GPW: Self-Tempered Anarchy since 2009

Your GPW Editor-on-Occasion is Petra Fried in the City.
Send us your stories, ideas, and information. Insiders welcome - confidentiality guaranteed.

stories along The Way

Thursday, October 1, 2009

City Council passes E-RIP, will a cascade of retirements follow?

On Sept 30th, the City Council passed an only slightly modified version of the E-RIP/Golden Handshakes deal that, in reality, costs more and only slightly delays the City's fiscal emergency. It also relies on the voluntary spontaneous retirement of more than 2000 of the City's most experienced workers.

Basically, the tax paying public is staring down a cannon loaded with staggering pension costs that taxpayers must cover, and the loss of an unprecedented number of skilled, experienced workers citywide. This will no doubt heavily affect City parks who rely on the hands-on experience of many kinds of workers to make up for poor parks leadership and antiquated communications, procedures, and processes. All of these administration problems are so incredibly common across most of LA City's departments that, quite honestly, it is amazing anything gets done at all by the City.

Hold onto your wallets, ladies and gentlemen, it's going to be a painful ride which is likely to be followed by Citywide bankruptcy if nothing changes.

For those who can stomach it, here's the version of E-RIP passed on Tuesday (from

Written by Roy Stone, City Librarian's Guild
Thursday, 01 October 2009

Dear Guild Members,

I have been waiting for some definite information and facts to send but then there was another meeting to review the proposal changes and another to clarify the actual ordinance. Therefore, most of the rumors that are going around are not likely to be accurate. THERE WILL BE MEETINGS SCHEDULED TO REVIEW THE PROPOSAL, SO WATCH FOR DETAILS SOON.
1. The recent review of the cost for the Early Retirement Incentive Plan (ERIP) caused the City Council and the Coalition of L.A. City Unions to modify parts of the proposal that was ratified by us and the other unions in July. An agreement was reached (hammered out) and an ordinance was passed by City Council on September 18. TO SAVE JOBS, TO SAVE SALARIES, TO ENCOURAGE PEOPLE TO RETIRE, AND TO SAVE SERVICES THIS RESULTED IN A FEW SERIOUS CHANGES TO THE AGREEMENT. On September 30, the City Council unanimously passed a slightly revised ordinance that basically spelled out the details that had not been included in the previous ordinance. This starts the 30 day cycle.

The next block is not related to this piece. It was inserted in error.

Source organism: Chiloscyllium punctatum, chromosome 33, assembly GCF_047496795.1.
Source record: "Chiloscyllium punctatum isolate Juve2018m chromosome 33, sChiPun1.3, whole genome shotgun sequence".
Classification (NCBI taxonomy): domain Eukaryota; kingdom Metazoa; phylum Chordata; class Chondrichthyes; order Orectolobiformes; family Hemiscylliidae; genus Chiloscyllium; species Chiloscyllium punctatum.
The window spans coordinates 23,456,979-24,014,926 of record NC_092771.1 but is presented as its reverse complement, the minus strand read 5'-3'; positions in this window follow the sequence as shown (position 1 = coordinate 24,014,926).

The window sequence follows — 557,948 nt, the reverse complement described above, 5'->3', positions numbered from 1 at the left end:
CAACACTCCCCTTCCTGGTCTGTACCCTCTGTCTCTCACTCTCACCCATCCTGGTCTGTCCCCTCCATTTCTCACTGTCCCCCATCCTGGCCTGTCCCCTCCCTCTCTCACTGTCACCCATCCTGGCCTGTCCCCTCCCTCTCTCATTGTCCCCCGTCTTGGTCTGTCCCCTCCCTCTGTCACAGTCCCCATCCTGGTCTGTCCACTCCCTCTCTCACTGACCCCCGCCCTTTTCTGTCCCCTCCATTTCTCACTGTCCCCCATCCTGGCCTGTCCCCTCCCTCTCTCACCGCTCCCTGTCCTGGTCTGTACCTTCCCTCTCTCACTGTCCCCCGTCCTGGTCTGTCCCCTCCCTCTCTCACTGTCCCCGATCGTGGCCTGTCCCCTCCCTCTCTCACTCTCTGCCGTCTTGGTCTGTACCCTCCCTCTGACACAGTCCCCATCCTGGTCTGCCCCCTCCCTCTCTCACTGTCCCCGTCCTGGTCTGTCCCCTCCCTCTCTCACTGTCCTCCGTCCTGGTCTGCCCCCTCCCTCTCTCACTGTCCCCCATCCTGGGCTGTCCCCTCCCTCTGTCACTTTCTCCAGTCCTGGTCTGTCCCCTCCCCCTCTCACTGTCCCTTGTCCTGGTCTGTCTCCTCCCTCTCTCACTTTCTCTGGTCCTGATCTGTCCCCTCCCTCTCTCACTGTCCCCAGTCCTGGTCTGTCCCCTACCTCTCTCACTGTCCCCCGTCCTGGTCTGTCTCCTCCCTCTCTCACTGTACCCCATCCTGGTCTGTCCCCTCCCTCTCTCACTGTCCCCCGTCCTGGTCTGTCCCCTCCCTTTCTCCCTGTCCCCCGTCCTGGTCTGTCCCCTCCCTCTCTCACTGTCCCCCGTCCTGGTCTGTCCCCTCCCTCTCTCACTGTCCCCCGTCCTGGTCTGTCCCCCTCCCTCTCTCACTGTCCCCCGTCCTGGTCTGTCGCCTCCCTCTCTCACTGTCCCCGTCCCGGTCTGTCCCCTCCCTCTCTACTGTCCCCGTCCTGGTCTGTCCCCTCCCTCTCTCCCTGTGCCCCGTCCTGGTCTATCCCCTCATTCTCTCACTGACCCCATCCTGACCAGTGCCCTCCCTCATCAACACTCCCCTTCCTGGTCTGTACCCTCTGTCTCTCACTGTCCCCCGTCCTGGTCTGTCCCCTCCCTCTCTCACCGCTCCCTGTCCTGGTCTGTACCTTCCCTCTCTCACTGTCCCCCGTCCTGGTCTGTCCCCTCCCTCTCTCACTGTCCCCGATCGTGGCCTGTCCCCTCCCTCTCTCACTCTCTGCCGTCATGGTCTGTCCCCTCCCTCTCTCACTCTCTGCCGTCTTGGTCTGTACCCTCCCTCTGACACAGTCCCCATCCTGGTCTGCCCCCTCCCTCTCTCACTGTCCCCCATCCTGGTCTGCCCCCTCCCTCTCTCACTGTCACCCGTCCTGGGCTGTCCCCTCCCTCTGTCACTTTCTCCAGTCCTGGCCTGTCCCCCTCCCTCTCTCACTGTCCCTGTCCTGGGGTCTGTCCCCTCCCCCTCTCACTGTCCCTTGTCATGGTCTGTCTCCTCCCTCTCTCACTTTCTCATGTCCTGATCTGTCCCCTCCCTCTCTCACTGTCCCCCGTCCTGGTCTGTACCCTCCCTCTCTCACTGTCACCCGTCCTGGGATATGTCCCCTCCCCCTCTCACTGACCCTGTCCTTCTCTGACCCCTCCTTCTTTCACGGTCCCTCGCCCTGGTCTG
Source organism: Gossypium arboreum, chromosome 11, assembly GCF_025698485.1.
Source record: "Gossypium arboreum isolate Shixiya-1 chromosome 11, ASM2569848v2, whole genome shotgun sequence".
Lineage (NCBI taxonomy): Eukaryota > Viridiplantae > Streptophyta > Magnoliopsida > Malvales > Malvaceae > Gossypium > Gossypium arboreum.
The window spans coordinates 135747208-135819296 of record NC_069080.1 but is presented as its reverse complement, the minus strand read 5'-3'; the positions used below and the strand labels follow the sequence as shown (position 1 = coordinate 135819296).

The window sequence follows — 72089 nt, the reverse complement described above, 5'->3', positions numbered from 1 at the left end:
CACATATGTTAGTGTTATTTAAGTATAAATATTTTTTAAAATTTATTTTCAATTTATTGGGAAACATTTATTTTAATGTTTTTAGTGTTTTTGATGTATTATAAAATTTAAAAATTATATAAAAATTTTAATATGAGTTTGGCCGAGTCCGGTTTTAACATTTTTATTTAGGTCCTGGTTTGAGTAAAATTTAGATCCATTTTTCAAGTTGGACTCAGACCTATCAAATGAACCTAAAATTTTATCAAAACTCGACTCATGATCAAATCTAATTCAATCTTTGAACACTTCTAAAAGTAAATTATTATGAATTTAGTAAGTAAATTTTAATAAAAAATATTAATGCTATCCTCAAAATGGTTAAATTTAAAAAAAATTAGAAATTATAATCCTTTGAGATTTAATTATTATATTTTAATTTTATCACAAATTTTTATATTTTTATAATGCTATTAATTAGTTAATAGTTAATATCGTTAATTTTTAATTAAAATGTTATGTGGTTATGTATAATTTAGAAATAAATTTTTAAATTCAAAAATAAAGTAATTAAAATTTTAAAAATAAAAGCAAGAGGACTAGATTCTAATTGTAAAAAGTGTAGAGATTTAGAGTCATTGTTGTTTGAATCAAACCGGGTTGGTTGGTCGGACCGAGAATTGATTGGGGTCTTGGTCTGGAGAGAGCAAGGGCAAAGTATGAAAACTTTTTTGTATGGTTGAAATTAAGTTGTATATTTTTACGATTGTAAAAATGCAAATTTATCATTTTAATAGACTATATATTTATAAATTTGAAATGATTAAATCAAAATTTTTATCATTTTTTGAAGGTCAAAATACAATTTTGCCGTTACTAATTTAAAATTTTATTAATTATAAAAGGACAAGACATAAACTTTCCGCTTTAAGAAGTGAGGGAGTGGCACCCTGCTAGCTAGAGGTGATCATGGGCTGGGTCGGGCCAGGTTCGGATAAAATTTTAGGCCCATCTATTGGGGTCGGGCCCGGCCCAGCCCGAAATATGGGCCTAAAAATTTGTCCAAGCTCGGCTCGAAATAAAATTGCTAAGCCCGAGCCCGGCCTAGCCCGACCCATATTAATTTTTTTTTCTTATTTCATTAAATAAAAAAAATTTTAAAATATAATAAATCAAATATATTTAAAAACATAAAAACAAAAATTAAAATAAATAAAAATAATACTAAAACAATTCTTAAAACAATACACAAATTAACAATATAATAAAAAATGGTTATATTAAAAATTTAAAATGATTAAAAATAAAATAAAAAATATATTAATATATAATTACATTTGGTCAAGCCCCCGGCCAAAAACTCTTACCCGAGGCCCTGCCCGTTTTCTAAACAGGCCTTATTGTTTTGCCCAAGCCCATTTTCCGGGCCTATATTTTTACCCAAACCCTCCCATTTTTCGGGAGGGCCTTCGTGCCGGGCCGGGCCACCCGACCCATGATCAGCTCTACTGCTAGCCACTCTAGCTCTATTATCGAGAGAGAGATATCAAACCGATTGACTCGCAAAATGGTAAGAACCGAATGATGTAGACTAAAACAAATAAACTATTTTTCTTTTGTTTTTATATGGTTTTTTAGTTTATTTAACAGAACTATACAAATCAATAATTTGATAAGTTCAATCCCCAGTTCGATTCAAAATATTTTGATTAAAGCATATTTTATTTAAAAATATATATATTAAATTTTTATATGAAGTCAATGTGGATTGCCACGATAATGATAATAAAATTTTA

2. Furlough time: While the Mayors plan was for 208 hours for this fiscal year, City Council and the Coalition agreed to 59 hours through the end of this fiscal year. There was an early concept of involving holiday hours in this proposal, but the Librarians’ Guild was very instrumental in removing the holiday consideration. Therefore, THE ACTUAL FURLOUGH WILL BE 3.5 HOURS IN EACH OF THE REMAINING PAY PERIODS, to the end of the fiscal year. HOLIDAYS REMAIN AS FULLY PAID. We know this is not easy, but the alternative was disastrous for you and a great many other workers and families; the Mayor’s plan was a minimum of a 1000 layoffs, and approximately 12 furlough hours per pay period(3 days per month), and those remaining trying to maintain some semblance of service, to note just a few of the problems.
3. Increase in retirement contribution: Since the plan was still under funded, it seemed reasonable to have those receiving a retirement benefit of additional service or age credit have their base annual retirement amount reduced by 1%. Those still working will have their contribution rate increased to 7%, rather than the 6.75% that had been agreed to.
4. CORRECTIONS: Security Officers had heard that their uniform/boot allowance was being postponed…this is not correct: there is no change to the uniform/boot allowance. For everyone: There will be no change to accrued sick or vacation time payments, however it will not be paid until August; retirement incentive bonus money will not be paid until the next fiscal year also.
5. The city is in dire financial straits there is no question about this. The agreement reached is not easy for anyone. City Council and the Coalition leadership agonized over these changes for over a week in very tough negotiations. Obviously a lot of what was accomplished was to get the city through this fiscal year. How do we know the city won’t come back in six months with more financial problems? The Coalition will be working with the CAO to regularly review the budget so there will not be any surprises and we can present proposals for the city to get through this time. When 2000 people have retired the city WILL BE IN A MUCH BETTER FINANCIAL POSITION.
6. For the second time in just a few months we are asking you to look at a proposal, look at the alternatives, look at your co-workers and decide what is best for everyone. But the details of the proposal are still being put into an official form by the CAO, so as soon as a document is available we will send email it.
7. Library hours: We know there is a problem currently and an even larger one looming when people start retiring. There is nothing to do yet, but as soon as we get to the next level the Guild will be requesting to Meet and Confer with Management about the situation. The same goes for transfers and acting positions, etc.
8. Ballots: Preparations are being made, but the printing needs to wait until the documents have been completed by the CAO
9. If you have concerns not addressed please email them.

Sorry this is so long; and I am sure that I missed a few things that are important, but these are the highlights.
Roy Stone